Despite its focus on casual content consumption, Netflix still hasn’t brought an app to Vision Pro. If you’re looking for a good replacement though, a new app called Supercut has you covered.

A number of streaming giants opted-out of including any sort of app for Vision Pro including Netflix, YouTube, and Spotify, which was a puzzling move since their iOS apps would have been supported by default. It’s ostensibly a snub at Apple, although the lack of these popular apps has left room for independent developers to fill in the gaps, like the paid app Juno does for YouTube on Vision Pro.

Created by Christian Privitelli, Supercut bundles access to Netflix and Prime Video together, allowing videos to stream up to 4K. This also includes features such as Dolby Atmos and Dolby Vision, depending on your individual subscription plan.

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Although Netflix can be accessed through Safari, Supercut is thus far the only app that allows multichannel audio on Netflix on Vision Pro, which is possible thanks to its ability to position audio sources spatially. Additionally, it allows both Netflix and Prime Video to play in their intended aspect ratios and also dim your surroundings, making it more than just a web-based video launcher.

Admittedly, the only thing missing is the ability to download TV and film, like you can on mobile devices, although that’s likely an obstacle Supercut will never overcome, as the app is technically accessing the web-based version of both video streaming services, albeit with a number of modifications.

Like Juno for YouTube, you can grab Supercut on Vision Pro, priced at $5 on the App Store.

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Well before the first modern XR products hit the market, Scott recognized the potential of the technology and set out to understand and document its growth. He has been professionally reporting on the space for nearly a decade as Editor at Road to VR, authoring more than 3,500 articles on the topic. Scott brings that seasoned insight to his reporting from major industry events across the globe.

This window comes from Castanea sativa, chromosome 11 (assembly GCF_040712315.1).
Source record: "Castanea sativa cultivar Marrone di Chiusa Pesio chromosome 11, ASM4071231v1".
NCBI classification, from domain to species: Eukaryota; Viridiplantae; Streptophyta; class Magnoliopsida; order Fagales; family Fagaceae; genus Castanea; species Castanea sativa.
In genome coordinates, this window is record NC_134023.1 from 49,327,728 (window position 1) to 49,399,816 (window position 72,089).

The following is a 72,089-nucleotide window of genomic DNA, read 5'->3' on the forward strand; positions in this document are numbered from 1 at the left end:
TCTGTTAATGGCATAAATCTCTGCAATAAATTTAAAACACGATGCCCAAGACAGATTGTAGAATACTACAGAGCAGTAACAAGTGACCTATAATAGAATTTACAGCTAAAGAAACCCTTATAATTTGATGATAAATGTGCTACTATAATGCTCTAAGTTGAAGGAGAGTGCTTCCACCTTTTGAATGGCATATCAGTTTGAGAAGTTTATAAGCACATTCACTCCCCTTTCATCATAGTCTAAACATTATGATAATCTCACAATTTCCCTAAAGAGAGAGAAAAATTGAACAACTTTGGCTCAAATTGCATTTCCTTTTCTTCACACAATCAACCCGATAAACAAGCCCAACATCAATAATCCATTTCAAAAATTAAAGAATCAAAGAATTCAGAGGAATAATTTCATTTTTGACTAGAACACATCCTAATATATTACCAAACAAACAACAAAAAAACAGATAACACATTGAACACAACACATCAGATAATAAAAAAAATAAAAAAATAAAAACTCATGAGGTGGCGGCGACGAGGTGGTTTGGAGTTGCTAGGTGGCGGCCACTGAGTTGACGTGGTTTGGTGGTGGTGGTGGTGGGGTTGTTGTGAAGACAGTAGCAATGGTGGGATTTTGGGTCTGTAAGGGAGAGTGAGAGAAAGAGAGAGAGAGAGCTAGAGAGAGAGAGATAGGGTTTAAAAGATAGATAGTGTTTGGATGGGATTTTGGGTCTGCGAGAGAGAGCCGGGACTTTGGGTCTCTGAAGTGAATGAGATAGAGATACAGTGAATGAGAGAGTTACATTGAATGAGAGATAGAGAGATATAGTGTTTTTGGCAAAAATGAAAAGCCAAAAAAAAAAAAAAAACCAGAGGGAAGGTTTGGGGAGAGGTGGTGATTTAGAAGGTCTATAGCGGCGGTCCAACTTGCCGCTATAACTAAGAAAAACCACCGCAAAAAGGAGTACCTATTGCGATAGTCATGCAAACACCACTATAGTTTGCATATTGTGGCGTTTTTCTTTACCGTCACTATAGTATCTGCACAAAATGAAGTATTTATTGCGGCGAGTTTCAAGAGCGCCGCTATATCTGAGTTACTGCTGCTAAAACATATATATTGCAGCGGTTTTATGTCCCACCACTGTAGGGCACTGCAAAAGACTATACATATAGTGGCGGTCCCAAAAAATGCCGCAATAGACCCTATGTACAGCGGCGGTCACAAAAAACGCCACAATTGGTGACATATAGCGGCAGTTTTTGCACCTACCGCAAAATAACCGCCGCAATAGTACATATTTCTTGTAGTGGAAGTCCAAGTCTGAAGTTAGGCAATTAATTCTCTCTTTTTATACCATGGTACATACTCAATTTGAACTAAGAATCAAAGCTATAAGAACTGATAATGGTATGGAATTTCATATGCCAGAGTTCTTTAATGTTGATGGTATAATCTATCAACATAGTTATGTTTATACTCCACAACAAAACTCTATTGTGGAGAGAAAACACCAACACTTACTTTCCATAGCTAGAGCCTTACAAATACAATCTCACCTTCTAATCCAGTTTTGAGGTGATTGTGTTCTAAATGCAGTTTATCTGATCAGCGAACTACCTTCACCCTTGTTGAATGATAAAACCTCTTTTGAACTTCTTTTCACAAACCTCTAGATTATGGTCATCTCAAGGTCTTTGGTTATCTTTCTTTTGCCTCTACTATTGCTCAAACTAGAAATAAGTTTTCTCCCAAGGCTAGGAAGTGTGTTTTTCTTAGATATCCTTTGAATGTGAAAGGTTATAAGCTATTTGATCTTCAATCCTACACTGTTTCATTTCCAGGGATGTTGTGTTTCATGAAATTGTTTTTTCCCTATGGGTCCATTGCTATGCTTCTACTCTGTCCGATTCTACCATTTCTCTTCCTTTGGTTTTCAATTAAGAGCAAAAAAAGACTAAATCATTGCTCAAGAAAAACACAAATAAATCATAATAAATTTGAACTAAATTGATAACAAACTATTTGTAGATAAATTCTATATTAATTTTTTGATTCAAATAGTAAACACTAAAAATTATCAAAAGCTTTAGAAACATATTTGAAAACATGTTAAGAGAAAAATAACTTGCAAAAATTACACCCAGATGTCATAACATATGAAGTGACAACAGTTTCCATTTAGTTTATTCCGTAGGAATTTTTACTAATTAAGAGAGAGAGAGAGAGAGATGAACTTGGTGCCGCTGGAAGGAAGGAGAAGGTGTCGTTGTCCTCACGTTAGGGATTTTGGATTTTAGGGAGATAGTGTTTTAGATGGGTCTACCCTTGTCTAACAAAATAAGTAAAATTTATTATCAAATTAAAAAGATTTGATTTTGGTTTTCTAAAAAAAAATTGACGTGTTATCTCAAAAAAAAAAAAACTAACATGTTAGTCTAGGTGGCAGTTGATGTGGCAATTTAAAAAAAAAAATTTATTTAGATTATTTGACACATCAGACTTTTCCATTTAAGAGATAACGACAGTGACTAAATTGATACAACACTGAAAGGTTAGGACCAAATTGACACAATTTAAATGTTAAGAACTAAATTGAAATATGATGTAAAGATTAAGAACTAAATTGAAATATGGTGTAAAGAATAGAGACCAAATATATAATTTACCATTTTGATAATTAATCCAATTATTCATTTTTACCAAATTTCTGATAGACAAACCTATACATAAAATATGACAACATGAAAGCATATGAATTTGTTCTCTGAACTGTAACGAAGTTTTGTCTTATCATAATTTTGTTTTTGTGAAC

• Andrew Jakobs

    I wonder if supercut is actually legal in regard to terms of use of the netflix/prime service.

    • Christian Schildwaechter

      Technically Supercut is just a web browser with a very specialized interface. The Netflix features it offers beyond the regular Safari are available to other browsers too, it’s just that Safari doesn’t utilize them. Netflix offers multichannel sound to browsers, but the regular Safari just ignores it or mixes it down to stereo, while Supercut places virtual speakers in the virtual room that then feed into the spatial audio capabilities of Vision Pro.

      As long as Supercut only accesses the same APIs and data Netflix/Amazon provide for browsers, there shouldn’t be any legal issues. Unless Netflix starts to demand using specific browsers in their EULA, and I’m not sure they could even do that, let alone enforce it. It would be easier to block unwanted/”unsupported” browsers, which is basically a web design dark pattern, but we’ve seen enough badly designed web sites/apps working with only Internet Explorer in the past or with only Chrome today thanks to incompetent/ignorant developers. Though Supercut will most likely use the Safari rendering ending, and blocking that and with it all iPhones, iPads and AppleTVs would be a bad business move for Netflix.

      • Andrew Jakobs

        Netflix and Prime don’t offer API’s for browsers, it offers a website for browsers. I haven’t heard of any payed API’s that can be used to use the streampart of Netflix/Prime, but maybe there are and Supercut is using those and paying for it. But in a lot of cases these type of apps just mimmic a browser, but filter things like ads out and only show a stripped version of the website, and THAT is against the usage of the website in most cases.

        • Christian Schildwaechter

          Mimicking a browser means implementing the minimal function set to use Netflix. This alone should be fine, they’d basically display the Netflix site “wrong” due to their special interpretation. But if they are actively filtering out ads, and Netflix prohibits using ad blockers, you’d be right and this could indeed breach the EULA. Then Netflix could cancel the subscription of users that agreed to the EULA and still use ad blockers/browser mimicking apps that (accidentally) work as ad blockers.

          Though this is legally shaky ground if the users weren’t actively blocking ads in a browser capable of showing them, and instead used a “broken” browser lacking the capability that Netflix didn’t officially support, but still sent data to. Without a way to enforce using a compatible browser, Netflix would have to block those “incapable” of showing the full Netflix interface (including ads). As long as they accept requests from unsupported, “broken” browsers, missing ads would be a glitch, making it hard to accuse users of deliberately breaking the EULA. But I’m somewhat guessing here, I never read the Netflix EULA.